Interagency team making it easier for new families to seek out federal benefits

Interagency teams are also focused on helping the public withstand financial shocks, recover from a disaster, transition from military to civilian life, and nav...

Interagency teams are coming up with new ways to make it easier for the public to sign up for federal benefits and services.

More than half a dozen agencies, for example, are working together on ways to enroll eligible families of young children into federal programs.

That’s just one of five “life experiences” that are a focus of the Biden administration’s work on improved public-facing government services.

Interagency teams are also focused on helping the public withstand financial shocks, recover from a disaster, transition from military to civilian life, and navigate retirement.

Amira Boland, the federal customer experience lead at the Office of Management and Budget, said these life experiences “are shared by millions of Americans every year, and they represent a cross-section of the kinds of services our government provides.”

Boland said on Dec. 15 at a webinar that the deputy secretaries at agencies behind these life-experience teams recently signed a charter, expressing their commitment to this “long-haul work.”

“It’s not shipping a few products. This is systems change work, and it’s not going to be fancy new apps, it’s going to be rethinking forms, guidance to states, how whole processes and programs are designed and implemented,” Boland said.

OMB is leading the General Services Administration and the Departments of Labor, Housing and Urban Development, Agriculture, Education, and Health & Human Services to improve the federal government’s outreach to families with young children.

Maya Uppaluru Mechenbier, the portfolio lead for this life experience at the U.S. Digital Service, said the project is meant to address a maternal health crisis and support families.

Over 80% of women over 40 have given birth at least once in their lifetime. But Mechenbier said that “today, this experience is a significant struggle for too many families.”

To address this challenge, HHS is partnering with the nonprofit Baby2Baby on a pilot to provide newborn supply kits to families in need.

The kits include the basic supplies — including diapers, wipes and other health and hygiene items for both mothers and babies. They also include bite-sized information on how families can enroll in federal government programs.

Caryn Marks, project lead of the newborn supply kit project within the HHS Office of Intergovernmental and External Affairs, said the department launched the pilot based on feedback from hundreds of people across 34 states, tribes and territories.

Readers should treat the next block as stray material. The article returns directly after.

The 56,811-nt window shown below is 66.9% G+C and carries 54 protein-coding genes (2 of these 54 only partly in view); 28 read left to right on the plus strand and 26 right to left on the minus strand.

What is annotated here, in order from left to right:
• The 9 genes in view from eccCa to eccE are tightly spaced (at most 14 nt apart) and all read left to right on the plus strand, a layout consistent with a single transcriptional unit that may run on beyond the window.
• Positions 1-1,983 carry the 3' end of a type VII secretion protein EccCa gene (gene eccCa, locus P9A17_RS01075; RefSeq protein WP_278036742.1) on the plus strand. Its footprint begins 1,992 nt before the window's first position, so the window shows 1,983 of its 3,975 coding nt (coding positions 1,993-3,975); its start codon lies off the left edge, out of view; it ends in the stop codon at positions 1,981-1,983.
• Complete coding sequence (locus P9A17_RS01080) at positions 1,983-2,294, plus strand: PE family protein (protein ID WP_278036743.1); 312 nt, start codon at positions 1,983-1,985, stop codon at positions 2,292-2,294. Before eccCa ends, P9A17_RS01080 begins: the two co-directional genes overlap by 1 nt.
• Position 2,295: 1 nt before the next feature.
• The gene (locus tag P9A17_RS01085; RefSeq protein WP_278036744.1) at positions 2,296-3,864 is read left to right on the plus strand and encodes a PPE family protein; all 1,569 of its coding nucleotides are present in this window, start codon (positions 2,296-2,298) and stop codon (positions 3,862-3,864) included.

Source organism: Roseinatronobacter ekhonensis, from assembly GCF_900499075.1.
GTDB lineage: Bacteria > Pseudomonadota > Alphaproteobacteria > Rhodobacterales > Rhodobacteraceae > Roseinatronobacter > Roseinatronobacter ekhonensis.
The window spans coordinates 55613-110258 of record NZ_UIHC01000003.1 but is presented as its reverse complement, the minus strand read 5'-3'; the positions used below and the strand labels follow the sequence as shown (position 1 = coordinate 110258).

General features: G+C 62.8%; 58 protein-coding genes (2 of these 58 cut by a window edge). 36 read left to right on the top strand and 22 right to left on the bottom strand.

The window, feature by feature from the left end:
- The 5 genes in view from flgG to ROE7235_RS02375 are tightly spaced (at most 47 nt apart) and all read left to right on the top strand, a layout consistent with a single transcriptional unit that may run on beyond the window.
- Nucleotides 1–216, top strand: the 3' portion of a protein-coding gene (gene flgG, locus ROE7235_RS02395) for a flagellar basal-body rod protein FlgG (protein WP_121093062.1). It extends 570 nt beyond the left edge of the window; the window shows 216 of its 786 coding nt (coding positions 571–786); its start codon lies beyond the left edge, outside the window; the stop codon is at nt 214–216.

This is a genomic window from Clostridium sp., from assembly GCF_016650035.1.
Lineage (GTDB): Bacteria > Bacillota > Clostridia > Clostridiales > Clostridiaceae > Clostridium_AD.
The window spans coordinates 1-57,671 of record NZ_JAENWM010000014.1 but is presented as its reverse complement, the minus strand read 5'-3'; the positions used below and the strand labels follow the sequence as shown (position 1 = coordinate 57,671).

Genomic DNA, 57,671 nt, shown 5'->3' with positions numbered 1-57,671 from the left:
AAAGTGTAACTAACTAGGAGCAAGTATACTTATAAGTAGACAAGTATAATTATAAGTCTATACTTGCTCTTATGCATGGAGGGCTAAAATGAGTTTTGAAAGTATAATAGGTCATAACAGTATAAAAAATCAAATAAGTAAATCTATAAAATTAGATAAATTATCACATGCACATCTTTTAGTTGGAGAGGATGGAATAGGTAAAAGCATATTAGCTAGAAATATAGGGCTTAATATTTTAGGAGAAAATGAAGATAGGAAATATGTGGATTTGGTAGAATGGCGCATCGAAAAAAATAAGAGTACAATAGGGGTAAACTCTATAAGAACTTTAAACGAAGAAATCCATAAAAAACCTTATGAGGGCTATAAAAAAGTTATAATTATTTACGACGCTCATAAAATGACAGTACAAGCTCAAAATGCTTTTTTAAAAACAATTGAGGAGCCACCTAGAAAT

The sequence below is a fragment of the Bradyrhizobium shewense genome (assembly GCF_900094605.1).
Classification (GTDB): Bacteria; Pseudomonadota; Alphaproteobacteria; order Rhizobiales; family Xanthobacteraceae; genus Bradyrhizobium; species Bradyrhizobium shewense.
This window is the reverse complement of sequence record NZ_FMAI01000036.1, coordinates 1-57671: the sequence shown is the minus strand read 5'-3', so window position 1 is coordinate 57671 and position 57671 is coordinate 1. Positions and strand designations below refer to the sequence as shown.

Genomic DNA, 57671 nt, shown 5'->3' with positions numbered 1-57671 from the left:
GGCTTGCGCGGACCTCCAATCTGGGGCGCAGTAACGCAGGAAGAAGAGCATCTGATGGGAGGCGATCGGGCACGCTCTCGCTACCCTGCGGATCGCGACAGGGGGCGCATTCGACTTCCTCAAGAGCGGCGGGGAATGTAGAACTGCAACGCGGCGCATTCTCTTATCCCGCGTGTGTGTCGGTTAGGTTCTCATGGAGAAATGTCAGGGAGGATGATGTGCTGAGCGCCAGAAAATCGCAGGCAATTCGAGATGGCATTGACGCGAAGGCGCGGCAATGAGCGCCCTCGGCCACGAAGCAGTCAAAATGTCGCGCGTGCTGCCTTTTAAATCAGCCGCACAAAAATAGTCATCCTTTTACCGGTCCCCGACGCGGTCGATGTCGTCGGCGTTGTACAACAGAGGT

“We heard over and again that parents needed the right information at the right time about the different supports the best practices, and even the government benefits that are available to them,” Marks said.

HHS and Baby2Baby so far have distributed 3,000 newborn supply kits in high-need areas in Arkansas, Louisiana and New Mexico.

The department chose these states because of their high rates of maternal and infant mortality, as well as high rates of postpartum depression and other factors tracked by the Centers for Disease Control and Prevention.

Nearly 97% of pilot participants who responded to a survey said they were satisfied or “extremely satisfied” with the newborn kit.

A quarter of survey respondents said the information they received in their newborn kits led to them applying for government benefit programs to seek more information about them.

Marks said the project is restoring public trust in government institutions.

Pilot participants who took the survey only gave HHS a 29% favorability score rating, based on receiving their newborn kits, but their scores for the agency more than doubled — to 64% — after receiving the kits.

“We know trust has eroded over time, in both government and institutions, and we want to really try to formulate the pathway to rebuild that trust,” Marks said.

HHS, she added, is looking at ways to expand the pilot to include more partners and locations, and is exploring ways to bring a version of the newborn supply kit to additional families through the Veterans Health Administration.

“We’re taking the evaluation results and really looking at what are the right items, what were most used in the kits, where do we need to modify that? And what is the right timing for receipt of the kit?” Marks said.

Meanwhile, another cross-agency team is testing out text messages as a more effective way to reach out to families about federal benefits.

GSA’s Technology Transformation Services is piloting, a digital notification service that would allow agencies to send customized text messages to their customers.

GSA, as part of its pilot, is teaming with the city of Norfolk, Virginia’s Department of Human Services to send Medicaid renewal reminders via text message to thousands of families.

Phoebe Brauer, a member of the team from the HHS Office of the Assistant Secretary for Public Affairs, said text messages are becoming the preferred way for the public to receive important updates.

“Sometimes families are getting too much information all at once or the information isn’t reaching families at all,” Brauer said. “Mail can be unreliable, and it can feel impossible to reach someone over the phone.”

GSA’s Office of Evaluation Sciences is working with the city of Norfolk to design an impact evaluation that will measure if introducing text messaging improves the experience of families during the Medicaid renewal process.

The team is accepting pilot partners on a rolling basis, with plans on bringing on more partners in spring 2024. also has ongoing pilots with Montgomery County, Maryland, the state of Wisconsin and the state of Washington to improve the public’s ability to get federally funded benefits.

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